👩🎓 Narrative point of view is a fascinating area of study. I don’t (yet) offer developmental edits but it’s important that I understand the stages above/before copyediting so that any flaws which remain in the text (such as head hopping or broken binding) can be flagged for the author’s consideration.
As I study this stuff, I’m realising that I can already spot problems in narrative point of view but that I didn’t necessarily have the language to label what was going wrong. I suppose that’s unsurprising when you consider that I’ve been teaching literature for most of my adult life.
📚 I’ve been teaching literature that gets it ‘right’, so I’ve never needed to point out flaws, not in studied reading texts anyway. These works would not be considered worthy of study if they messed up their baseline POV for instance by inadvertently shifting from a retrospective to an embedded past tense and back again.
But I have seen point of view flaws in creative writing. With school students, we don’t get much beyond labelling first or third person and present or past tense. But, the thing is, there is more than one first person, more than one third person, more than one past tense. When stories haven’t quite worked, I’ve gone round the houses trying to explain why.
🔤 It’s all a domino effect though, isn’t it? At sentence level, flaws are going to emerge if the bigger structural elements aren’t right. If it’s a retrospective narrator, how old is the narrator at the point they are looking back from? Because that matters. The rhythm of the sentences, the syntax, the pauses, they are all going to be informed by that character at the point of the retrospection. So, even if they are describing something from their youth, it’s going to be through the lens of wisdom and experience. And then that has an effect on word choice.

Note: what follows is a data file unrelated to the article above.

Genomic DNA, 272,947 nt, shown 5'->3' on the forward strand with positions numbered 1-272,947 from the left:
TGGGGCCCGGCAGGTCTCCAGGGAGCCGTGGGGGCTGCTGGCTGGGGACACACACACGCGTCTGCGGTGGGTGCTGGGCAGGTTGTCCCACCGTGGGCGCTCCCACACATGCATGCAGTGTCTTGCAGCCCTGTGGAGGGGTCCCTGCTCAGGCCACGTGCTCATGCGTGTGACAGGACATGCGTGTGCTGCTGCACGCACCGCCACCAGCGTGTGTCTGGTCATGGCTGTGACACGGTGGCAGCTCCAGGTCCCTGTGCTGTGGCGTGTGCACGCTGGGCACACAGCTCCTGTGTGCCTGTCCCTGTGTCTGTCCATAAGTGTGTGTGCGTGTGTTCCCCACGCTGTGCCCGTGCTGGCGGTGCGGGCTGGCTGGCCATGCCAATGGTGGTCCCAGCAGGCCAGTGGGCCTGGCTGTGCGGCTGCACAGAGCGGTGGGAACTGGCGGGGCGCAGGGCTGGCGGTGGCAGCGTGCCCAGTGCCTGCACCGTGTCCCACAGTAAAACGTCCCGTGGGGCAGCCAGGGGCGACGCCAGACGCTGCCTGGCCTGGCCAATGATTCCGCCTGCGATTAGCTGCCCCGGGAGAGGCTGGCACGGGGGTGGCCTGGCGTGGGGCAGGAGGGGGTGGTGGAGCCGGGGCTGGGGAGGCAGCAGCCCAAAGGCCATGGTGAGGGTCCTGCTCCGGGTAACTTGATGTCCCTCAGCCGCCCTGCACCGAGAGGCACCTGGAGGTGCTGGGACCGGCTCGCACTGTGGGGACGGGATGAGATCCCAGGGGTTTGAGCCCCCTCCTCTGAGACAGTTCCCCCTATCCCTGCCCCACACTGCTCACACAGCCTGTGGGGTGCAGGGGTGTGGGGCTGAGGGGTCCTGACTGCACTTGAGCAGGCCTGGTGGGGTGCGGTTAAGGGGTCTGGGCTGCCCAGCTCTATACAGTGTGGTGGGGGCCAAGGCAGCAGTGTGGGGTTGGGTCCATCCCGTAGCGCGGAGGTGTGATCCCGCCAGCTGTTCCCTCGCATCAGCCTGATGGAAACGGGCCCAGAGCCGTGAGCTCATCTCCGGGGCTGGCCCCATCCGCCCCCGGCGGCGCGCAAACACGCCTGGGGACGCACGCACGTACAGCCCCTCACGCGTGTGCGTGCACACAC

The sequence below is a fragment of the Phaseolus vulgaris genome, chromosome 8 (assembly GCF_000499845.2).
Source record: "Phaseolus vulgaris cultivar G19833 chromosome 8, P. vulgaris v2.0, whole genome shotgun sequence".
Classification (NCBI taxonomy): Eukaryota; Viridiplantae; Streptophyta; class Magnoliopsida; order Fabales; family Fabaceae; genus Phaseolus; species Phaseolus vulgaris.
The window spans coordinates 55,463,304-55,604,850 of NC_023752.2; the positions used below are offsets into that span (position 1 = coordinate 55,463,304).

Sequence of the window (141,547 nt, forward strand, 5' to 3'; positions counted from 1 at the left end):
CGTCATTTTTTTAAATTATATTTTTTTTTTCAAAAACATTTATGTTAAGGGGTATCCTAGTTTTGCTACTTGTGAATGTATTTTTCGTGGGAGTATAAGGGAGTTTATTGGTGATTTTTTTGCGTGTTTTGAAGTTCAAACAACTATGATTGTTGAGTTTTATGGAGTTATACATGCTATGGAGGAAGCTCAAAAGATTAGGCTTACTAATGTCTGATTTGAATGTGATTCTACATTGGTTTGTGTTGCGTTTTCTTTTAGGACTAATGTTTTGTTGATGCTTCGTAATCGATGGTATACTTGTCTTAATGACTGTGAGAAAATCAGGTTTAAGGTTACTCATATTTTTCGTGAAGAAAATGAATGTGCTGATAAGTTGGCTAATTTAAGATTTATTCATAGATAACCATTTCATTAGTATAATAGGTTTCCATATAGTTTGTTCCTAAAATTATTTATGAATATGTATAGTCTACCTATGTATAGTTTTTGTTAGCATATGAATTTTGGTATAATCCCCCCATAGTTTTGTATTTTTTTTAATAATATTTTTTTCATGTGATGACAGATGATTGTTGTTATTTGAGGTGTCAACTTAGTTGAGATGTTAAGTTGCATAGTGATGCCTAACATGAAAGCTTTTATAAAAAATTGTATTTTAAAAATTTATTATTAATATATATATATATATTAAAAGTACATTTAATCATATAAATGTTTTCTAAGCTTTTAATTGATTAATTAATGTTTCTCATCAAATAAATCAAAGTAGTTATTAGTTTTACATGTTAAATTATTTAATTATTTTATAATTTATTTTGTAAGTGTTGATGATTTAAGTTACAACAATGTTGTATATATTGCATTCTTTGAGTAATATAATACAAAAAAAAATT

Knowledge is power, right? Terminology doesn’t necessarily matter but I’m getting to the point where I can really clearly say to a writer – here is a part where you’ve done first person retrospective really well. Here is a part where you’ve slipped. Your point of view here is from the recent past, but there it was from further away. And I can see that in your verb choices, your tense aspects… Here. And here.
I would say to any aspiring indie authors out there, spend time on studying structure and point of view. Once you get that right, the rest will come a lot more easily and more successfully.
❓ Writers and editors who are further along in the process: any tips or resources you can recommend? I’ve heard ‘Characters and Viewpoint’ by Orson Scott Card is a good one so I’m going to add that to my TBR pile. Any others? Let me know.